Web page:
But John Phillips was a top-notch songwriters and the group’s harmonies were something to behold. I liked them from the start.

I saw them perform a few years ago. Of course, the only original members were John and Denny and the two women singers who probably weren’t born when the group began (John referred to the group as “The Papas and the Daughters”). Still, they sounded great.

It’s also interesting that the song “California Dreaming” is about Michelle. After all, who else in the group would care about California? Not John, whose father was a Marine officer (I think) and, in so far as he had a permanent home as a child, lived in the northeastern U.S. Not Cass, who grew up in Baltimore. And certainly not Denny, who grew up in Nova Scotia. It was Michelle who was miserable about having to spend winters in New York.

This sentence in my first post should end with a period, not a question mark:

John has a girl like you in every town he’s ever played?

God I’m old.

I adore them, right up there with The Beatles and the Beach Boys. And Cass Elliott had one of the greatest voices of her generation. I saw her on a rerun of the Smothers Brothers show, and I cringed at all the fat jokes.

One of the women was probably John’s daughter Mackenzie Philips (best known as Julie from One Day at a Time) who was part of the re-incarnated touring version of the group.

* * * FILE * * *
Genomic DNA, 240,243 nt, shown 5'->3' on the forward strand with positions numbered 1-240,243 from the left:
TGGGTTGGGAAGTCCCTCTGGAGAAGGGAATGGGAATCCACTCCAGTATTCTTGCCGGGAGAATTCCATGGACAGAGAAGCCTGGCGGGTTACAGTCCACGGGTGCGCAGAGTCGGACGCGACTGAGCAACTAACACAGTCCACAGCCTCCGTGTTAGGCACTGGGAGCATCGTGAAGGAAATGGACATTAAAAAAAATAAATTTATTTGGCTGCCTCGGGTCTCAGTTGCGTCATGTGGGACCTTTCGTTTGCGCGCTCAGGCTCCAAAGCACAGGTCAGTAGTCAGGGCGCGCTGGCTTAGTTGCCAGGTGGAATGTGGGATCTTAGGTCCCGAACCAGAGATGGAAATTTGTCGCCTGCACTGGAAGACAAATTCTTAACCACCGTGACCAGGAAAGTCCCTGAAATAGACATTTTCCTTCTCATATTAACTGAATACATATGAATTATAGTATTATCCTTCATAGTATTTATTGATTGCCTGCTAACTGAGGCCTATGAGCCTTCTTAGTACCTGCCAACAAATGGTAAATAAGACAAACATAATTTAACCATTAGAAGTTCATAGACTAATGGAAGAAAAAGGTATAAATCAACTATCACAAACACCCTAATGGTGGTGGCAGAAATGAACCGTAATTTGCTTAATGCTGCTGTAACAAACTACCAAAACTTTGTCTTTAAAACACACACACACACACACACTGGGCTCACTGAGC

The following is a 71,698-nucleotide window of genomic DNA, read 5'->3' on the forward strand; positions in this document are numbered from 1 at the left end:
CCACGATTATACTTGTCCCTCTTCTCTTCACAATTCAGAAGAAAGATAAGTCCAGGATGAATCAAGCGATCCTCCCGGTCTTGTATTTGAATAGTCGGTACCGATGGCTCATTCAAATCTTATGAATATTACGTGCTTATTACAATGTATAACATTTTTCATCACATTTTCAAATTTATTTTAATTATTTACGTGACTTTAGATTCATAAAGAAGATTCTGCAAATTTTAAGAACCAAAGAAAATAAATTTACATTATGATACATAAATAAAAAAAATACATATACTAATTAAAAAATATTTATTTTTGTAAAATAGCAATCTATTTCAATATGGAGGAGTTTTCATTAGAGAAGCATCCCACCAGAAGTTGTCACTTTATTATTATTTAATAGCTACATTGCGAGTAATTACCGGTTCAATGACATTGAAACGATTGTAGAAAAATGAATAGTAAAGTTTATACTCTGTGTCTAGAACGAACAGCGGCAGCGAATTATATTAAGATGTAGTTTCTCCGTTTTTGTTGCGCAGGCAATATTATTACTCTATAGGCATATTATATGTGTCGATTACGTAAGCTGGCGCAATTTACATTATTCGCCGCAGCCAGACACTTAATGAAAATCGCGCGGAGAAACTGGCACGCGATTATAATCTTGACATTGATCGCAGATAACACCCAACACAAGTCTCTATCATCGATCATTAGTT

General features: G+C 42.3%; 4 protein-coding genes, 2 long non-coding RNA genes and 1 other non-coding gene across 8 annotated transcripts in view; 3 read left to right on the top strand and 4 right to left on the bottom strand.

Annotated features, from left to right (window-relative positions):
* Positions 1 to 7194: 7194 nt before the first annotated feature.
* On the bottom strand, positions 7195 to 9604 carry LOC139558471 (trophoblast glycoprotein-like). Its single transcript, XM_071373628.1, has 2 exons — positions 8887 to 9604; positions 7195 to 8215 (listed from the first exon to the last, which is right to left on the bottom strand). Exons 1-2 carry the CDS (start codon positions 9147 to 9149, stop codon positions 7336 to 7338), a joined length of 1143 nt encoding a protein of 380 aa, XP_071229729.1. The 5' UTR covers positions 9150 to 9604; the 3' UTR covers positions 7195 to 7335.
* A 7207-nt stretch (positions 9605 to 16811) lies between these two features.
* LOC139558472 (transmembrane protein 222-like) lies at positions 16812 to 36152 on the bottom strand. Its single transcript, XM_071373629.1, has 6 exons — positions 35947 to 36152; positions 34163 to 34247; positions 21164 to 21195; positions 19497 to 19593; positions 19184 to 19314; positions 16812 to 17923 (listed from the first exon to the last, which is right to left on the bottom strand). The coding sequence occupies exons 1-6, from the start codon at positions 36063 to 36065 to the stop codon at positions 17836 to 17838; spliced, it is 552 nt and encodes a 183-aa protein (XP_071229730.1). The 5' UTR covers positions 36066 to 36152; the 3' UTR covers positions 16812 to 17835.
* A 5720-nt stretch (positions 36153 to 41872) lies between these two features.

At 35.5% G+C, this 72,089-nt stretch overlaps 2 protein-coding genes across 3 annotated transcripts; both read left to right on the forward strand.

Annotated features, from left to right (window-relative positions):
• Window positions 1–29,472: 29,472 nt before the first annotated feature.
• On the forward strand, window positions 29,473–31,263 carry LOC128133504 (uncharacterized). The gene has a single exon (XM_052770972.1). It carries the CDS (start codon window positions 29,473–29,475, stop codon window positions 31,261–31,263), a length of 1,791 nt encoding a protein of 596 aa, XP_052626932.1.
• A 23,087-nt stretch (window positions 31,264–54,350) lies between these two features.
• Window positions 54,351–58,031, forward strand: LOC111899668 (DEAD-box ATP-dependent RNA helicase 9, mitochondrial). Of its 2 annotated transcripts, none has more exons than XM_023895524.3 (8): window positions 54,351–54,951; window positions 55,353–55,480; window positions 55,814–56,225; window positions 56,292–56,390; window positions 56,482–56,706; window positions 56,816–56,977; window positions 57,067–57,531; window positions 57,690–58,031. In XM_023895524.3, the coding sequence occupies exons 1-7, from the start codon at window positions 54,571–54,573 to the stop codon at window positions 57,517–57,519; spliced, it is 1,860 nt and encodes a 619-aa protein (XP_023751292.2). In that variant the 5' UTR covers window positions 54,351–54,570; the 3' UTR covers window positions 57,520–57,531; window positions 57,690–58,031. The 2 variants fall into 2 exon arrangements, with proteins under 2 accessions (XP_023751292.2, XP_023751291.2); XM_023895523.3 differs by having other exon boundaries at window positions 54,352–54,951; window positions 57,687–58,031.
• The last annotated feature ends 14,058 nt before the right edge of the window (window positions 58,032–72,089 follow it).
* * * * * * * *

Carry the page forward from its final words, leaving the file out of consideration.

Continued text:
I love them – I bought their greatest hits album about a year ago and I listen to it quite a bit. California Dreamin’ really makes you feel the narrator’s disconnection, but that’s by no means the only really lovely song on that album.


Not just the formation. John wrote I Saw Her Again Last Night about the affair between Denny and Michelle (John’s wife, at this point). Making them sing it was his way of punishing them. The group, and the marriage, broke up not too long after.

They were inducted into the Rock and Roll Hall of Fame before John Phillips’ death, and I seem to remember reading at the time that the three of them performed together as part of the ceremonies, but it was pretty tense.

If you even need to give an example of the the power of inspiration; someone doing a brief, intense period of great work and then it comes spectacularly apart; this is it.

A interesting fact about how great some people thought this group was back then: In Samuel Delany’s 1968 novel Nova, which is set in the year 3166, there’s a party where four people are dressed up as the Mamas and the Papas. (This is in the middle of chapter 3.) Hmm, so they’re still going to remember them 1200 years from now. Not very likely I think. Now, the Four Tops, maybe.